Moen-jo-daro was built on a rectangular grid with broad roads several meters wide running north to south From these main roads, side streets and smaller service lanes created a systematic web providing access to every house in the city block, and each was connected to an underground drainage system windowless outer walls, a style till practiced in these desert areas to prevent hot dusty air from entering the homes. Many of the houses are two or more storey high, in typical brick and timber construction still in use today. The baked bricks used for construction are of a regular standard size.  The plans of the houses are different but have areas for bathing with drainage and living spaces, often with a central courtyard within for domestic privacy and housework. Stairways lead up to the roof (which no longer exists) but must have provided, as indeed it does in many homes today, a place in which to sleep and rest during the cool nights of summer.
The narrow lanes kept the sun out and keeping them relatively cool in extreme hot weather.

Important crafts were carried out in different sectors of all the major mounds and include copper working, shell and ivory carving, lapidary and stone tool production as well as many different types of furnaces for the manufacture of terracotta pottery, stoneware bangles, glazed faience ornaments and fired steatite beads. The shapes and sizes of the pottery give some indication of their use: enormous storage pots a meter or so high, tiny little vessels that look like a child's make-believe kitchen set, pots for cooking, serving, and small-mouthed containers for oils and precious liquids .There are hundreds of clay toys for children of animals, bullock carts, and of people at work which provide an animated account of life in the ancient metropolis. Large collections of wheel-thrown pottery finely worked with a red and black slip, with designs and motifs of birds and flowers are a lively heritage of the past. Few rare discoveries were made of gold and silver ornaments and silver vessels that provide evidence for a class of wealthy merchants or landowners. Different styles of ornaments and headdresses on the human figures suggest that many different classes and diverse ethnic communities inhabited the city.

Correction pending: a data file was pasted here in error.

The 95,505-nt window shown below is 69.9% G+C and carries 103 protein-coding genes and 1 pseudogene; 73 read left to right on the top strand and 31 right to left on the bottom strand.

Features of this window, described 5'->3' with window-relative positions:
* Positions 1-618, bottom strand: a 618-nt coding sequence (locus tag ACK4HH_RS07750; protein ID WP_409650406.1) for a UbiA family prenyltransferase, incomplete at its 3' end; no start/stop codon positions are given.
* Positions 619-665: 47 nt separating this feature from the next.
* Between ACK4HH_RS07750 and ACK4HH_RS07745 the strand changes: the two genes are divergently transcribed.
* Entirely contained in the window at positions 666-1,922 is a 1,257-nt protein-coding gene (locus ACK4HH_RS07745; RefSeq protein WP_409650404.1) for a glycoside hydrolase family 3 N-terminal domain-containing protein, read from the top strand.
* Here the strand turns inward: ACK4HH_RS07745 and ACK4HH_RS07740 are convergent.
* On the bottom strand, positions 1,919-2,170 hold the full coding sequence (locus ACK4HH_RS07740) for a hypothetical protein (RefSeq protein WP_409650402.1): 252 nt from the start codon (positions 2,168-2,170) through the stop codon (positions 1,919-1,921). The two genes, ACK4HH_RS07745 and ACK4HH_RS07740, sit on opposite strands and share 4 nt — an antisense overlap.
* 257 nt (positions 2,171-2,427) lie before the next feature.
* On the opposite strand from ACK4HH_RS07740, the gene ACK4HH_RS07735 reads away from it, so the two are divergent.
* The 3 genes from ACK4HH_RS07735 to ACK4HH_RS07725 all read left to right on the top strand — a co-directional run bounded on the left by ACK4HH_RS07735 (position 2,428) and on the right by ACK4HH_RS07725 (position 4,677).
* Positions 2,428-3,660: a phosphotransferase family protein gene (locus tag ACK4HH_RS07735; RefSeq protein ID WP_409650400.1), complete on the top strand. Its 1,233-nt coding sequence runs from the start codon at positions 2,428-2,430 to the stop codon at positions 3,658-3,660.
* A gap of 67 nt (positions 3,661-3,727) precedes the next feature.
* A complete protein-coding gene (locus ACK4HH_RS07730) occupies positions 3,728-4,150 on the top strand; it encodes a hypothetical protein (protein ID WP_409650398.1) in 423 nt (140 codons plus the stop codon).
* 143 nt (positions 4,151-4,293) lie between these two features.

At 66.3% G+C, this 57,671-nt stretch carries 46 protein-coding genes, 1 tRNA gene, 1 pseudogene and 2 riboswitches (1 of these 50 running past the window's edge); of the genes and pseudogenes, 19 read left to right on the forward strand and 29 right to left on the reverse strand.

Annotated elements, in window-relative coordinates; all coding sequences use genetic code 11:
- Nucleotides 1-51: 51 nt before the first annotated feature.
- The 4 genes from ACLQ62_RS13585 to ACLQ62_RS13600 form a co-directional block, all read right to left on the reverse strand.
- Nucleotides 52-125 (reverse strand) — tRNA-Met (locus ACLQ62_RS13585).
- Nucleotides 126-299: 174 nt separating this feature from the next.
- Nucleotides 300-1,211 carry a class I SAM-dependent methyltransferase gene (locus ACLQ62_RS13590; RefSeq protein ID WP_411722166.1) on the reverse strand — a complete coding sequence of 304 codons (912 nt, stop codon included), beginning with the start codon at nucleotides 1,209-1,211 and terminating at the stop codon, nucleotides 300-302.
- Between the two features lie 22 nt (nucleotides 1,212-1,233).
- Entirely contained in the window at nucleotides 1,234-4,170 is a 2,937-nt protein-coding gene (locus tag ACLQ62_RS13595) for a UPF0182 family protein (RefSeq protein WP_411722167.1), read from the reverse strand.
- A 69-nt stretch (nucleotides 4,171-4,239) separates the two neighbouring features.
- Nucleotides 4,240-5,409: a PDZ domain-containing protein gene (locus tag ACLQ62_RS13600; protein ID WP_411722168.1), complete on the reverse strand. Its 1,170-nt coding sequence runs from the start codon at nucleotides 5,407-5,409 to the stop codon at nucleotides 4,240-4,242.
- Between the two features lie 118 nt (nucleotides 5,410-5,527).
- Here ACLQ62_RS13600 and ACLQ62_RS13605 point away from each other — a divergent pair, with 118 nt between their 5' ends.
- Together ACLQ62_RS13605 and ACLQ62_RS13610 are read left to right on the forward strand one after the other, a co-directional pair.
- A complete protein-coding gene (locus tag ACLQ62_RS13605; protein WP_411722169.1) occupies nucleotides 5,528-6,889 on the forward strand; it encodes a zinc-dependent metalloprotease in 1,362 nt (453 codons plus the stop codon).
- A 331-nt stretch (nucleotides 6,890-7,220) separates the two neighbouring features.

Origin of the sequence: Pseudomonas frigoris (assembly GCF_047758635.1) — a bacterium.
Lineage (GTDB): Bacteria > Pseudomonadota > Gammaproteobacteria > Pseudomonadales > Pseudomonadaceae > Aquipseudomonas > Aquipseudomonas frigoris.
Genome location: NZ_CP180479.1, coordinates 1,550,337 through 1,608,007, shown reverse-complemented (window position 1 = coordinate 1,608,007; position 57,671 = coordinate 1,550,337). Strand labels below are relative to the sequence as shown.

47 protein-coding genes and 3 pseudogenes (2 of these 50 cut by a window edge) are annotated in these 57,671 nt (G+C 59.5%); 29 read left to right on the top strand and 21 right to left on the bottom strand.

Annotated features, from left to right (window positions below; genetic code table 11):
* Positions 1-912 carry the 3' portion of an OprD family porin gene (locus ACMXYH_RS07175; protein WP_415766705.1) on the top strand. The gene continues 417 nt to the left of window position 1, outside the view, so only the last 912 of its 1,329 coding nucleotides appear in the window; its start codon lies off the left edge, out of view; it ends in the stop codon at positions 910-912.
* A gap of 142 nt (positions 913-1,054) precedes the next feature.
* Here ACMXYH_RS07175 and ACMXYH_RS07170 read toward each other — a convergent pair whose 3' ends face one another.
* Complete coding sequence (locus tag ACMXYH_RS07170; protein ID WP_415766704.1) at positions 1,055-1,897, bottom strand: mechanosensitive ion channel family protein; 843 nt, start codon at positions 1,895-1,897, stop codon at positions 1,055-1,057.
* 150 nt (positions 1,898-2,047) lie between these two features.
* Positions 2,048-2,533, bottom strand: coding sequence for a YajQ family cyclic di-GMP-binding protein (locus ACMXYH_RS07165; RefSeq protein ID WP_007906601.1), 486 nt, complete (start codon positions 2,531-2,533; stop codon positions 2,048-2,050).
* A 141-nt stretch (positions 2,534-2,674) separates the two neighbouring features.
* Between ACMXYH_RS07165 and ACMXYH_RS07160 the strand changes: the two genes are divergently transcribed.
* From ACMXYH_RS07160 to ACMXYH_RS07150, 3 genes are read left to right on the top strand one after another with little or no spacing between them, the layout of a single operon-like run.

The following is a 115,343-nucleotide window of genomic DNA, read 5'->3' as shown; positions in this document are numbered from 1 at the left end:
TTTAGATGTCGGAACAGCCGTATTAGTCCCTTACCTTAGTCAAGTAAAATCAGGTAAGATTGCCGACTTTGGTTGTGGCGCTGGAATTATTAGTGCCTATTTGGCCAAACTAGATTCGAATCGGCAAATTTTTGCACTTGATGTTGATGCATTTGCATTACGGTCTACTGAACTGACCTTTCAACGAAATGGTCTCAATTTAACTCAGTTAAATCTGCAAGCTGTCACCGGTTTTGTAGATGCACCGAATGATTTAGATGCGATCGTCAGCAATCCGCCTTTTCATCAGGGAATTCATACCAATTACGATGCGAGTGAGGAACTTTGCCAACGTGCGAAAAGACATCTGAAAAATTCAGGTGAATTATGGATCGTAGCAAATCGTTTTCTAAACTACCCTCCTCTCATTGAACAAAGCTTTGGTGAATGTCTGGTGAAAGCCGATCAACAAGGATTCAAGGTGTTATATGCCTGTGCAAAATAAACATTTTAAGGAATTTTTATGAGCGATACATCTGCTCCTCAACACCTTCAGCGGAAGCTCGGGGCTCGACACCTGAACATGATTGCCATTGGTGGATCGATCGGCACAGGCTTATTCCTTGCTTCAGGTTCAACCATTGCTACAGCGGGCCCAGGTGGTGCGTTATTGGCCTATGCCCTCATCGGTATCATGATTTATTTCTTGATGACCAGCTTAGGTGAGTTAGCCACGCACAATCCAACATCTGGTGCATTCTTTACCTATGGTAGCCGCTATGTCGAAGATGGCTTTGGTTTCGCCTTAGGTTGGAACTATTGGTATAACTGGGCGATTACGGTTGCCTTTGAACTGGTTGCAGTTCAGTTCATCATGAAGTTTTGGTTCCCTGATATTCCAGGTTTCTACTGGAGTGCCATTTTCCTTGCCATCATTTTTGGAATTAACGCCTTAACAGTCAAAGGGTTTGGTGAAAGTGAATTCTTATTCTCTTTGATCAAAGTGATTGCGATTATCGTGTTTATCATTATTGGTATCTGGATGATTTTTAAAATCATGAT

Most intriguing are the seals some steatite (a kind of soft stone) ones bear inscriptions and beautiful carved figures of animals, of humped bulls, unicorns, tigers, and strange men wearing bull horn masks and seated cross-legged on a throne and writing. Seal manufacturing workshops have been discovered in very restricted locations indicating strong control of production. The recovery of seals has confirmed that the people of the Indus Valley had trade contacts with their contemporaries in Mesopotamia. The seal were used by traders to mark their goods before sale and export, some probably used as family insignia or a religious talisman

While the script on seals are still an enigma and has not so far been deciphered. Not much is yet known about the religious of the people of Moen-jo-daro and basic questions about the people who created this are unanswered. It may perhaps have been a wonderful culture which had no formal religion; a truly liberal people who, unlike us, spent little time and resources on warfare, on arms and weapons, and the destruction of others; who instead crafted their valuable supply of metals to make tools, jewelry, and exquisite masterpieces of sculpture and on building well-planned cities that attracted thousands of people to come and live and partake of their sophisticated culture for centuries.

The important point is that still the same bricks are use for constructing houses with similar pattern. Despite this culture was 5000 years old but planning of town is much better than today’s construction. Our society having being advance and modernization life style we have adopted. still we are not better than this 5000 years old civilization.

No comments:

Post a Comment